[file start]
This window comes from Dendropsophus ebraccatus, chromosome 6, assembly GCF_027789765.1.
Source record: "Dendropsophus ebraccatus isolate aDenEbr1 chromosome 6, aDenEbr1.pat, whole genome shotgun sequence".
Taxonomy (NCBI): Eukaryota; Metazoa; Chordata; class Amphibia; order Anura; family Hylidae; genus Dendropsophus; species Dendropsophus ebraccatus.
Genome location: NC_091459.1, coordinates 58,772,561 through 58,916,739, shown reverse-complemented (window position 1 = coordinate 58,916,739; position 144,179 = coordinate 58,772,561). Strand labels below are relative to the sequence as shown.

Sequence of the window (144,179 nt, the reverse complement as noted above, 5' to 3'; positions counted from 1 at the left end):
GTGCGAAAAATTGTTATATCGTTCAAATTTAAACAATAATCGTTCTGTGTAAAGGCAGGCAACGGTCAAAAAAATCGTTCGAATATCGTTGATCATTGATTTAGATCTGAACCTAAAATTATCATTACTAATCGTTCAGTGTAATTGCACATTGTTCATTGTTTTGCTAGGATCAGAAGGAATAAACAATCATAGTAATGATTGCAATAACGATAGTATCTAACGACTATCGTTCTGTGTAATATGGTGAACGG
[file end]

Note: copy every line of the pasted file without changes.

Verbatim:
This window comes from Dendropsophus ebraccatus, chromosome 6, assembly GCF_027789765.1.
Source record: "Dendropsophus ebraccatus isolate aDenEbr1 chromosome 6, aDenEbr1.pat, whole genome shotgun sequence".
Taxonomy (NCBI): Eukaryota; Metazoa; Chordata; class Amphibia; order Anura; family Hylidae; genus Dendropsophus; species Dendropsophus ebraccatus.
Genome location: NC_091459.1, coordinates 58,772,561 through 58,916,739, shown reverse-complemented (window position 1 = coordinate 58,916,739; position 144,179 = coordinate 58,772,561). Strand labels below are relative to the sequence as shown.

Sequence of the window (144,179 nt, the reverse complement as noted above, 5' to 3'; positions counted from 1 at the left end):
GTGCGAAAAATTGTTATATCGTTCAAATTTAAACAATAATCGTTCTGTGTAAAGGCAGGCAACGGTCAAAAAAATCGTTCGAATATCGTTGATCATTGATTTAGATCTGAACCTAAAATTATCATTACTAATCGTTCAGTGTAATTGCACATTGTTCATTGTTTTGCTAGGATCAGAAGGAATAAACAATCATAGTAATGATTGCAATAACGATAGTATCTAACGACTATCGTTCTGTGTAATATGGTGAACGG